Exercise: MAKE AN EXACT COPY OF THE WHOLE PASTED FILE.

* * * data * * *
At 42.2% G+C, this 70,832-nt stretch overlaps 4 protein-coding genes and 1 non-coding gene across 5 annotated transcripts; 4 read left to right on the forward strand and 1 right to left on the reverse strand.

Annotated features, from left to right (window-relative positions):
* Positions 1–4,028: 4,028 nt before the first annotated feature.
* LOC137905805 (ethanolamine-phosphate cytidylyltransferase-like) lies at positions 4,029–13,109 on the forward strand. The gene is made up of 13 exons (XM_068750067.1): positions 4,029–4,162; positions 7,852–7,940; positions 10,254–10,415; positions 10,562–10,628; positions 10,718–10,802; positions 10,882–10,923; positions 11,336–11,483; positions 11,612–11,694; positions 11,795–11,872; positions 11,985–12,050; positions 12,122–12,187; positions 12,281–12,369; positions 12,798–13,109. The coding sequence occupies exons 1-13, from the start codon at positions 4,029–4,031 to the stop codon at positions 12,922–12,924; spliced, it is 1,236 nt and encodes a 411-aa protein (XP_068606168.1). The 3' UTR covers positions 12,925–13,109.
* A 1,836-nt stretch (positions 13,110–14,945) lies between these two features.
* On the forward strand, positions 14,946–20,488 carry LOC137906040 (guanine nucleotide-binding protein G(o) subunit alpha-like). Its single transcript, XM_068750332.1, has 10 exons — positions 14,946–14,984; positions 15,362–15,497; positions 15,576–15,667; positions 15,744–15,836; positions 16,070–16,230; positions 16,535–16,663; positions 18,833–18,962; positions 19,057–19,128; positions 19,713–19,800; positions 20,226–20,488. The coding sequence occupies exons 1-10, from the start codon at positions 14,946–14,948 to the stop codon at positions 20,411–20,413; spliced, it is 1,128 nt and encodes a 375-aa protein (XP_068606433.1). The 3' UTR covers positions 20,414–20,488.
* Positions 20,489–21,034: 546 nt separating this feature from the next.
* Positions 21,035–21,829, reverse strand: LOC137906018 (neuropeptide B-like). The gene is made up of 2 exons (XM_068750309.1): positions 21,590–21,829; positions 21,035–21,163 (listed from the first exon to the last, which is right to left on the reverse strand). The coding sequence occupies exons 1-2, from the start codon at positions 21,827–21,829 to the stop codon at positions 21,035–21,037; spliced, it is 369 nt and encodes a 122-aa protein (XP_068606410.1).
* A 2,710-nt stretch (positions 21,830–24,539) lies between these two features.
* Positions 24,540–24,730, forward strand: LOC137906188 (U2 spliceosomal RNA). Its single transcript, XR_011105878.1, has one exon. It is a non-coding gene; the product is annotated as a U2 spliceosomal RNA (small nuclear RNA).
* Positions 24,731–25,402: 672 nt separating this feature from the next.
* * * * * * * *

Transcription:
At 42.2% G+C, this 70,832-nt stretch overlaps 4 protein-coding genes and 1 non-coding gene across 5 annotated transcripts; 4 read left to right on the forward strand and 1 right to left on the reverse strand.

Annotated features, from left to right (window-relative positions):
* Positions 1–4,028: 4,028 nt before the first annotated feature.
* LOC137905805 (ethanolamine-phosphate cytidylyltransferase-like) lies at positions 4,029–13,109 on the forward strand. The gene is made up of 13 exons (XM_068750067.1): positions 4,029–4,162; positions 7,852–7,940; positions 10,254–10,415; positions 10,562–10,628; positions 10,718–10,802; positions 10,882–10,923; positions 11,336–11,483; positions 11,612–11,694; positions 11,795–11,872; positions 11,985–12,050; positions 12,122–12,187; positions 12,281–12,369; positions 12,798–13,109. The coding sequence occupies exons 1-13, from the start codon at positions 4,029–4,031 to the stop codon at positions 12,922–12,924; spliced, it is 1,236 nt and encodes a 411-aa protein (XP_068606168.1). The 3' UTR covers positions 12,925–13,109.
* A 1,836-nt stretch (positions 13,110–14,945) lies between these two features.
* On the forward strand, positions 14,946–20,488 carry LOC137906040 (guanine nucleotide-binding protein G(o) subunit alpha-like). Its single transcript, XM_068750332.1, has 10 exons — positions 14,946–14,984; positions 15,362–15,497; positions 15,576–15,667; positions 15,744–15,836; positions 16,070–16,230; positions 16,535–16,663; positions 18,833–18,962; positions 19,057–19,128; positions 19,713–19,800; positions 20,226–20,488. The coding sequence occupies exons 1-10, from the start codon at positions 14,946–14,948 to the stop codon at positions 20,411–20,413; spliced, it is 1,128 nt and encodes a 375-aa protein (XP_068606433.1). The 3' UTR covers positions 20,414–20,488.
* Positions 20,489–21,034: 546 nt separating this feature from the next.
* Positions 21,035–21,829, reverse strand: LOC137906018 (neuropeptide B-like). The gene is made up of 2 exons (XM_068750309.1): positions 21,590–21,829; positions 21,035–21,163 (listed from the first exon to the last, which is right to left on the reverse strand). The coding sequence occupies exons 1-2, from the start codon at positions 21,827–21,829 to the stop codon at positions 21,035–21,037; spliced, it is 369 nt and encodes a 122-aa protein (XP_068606410.1).
* A 2,710-nt stretch (positions 21,830–24,539) lies between these two features.
* Positions 24,540–24,730, forward strand: LOC137906188 (U2 spliceosomal RNA). Its single transcript, XR_011105878.1, has one exon. It is a non-coding gene; the product is annotated as a U2 spliceosomal RNA (small nuclear RNA).
* Positions 24,731–25,402: 672 nt separating this feature from the next.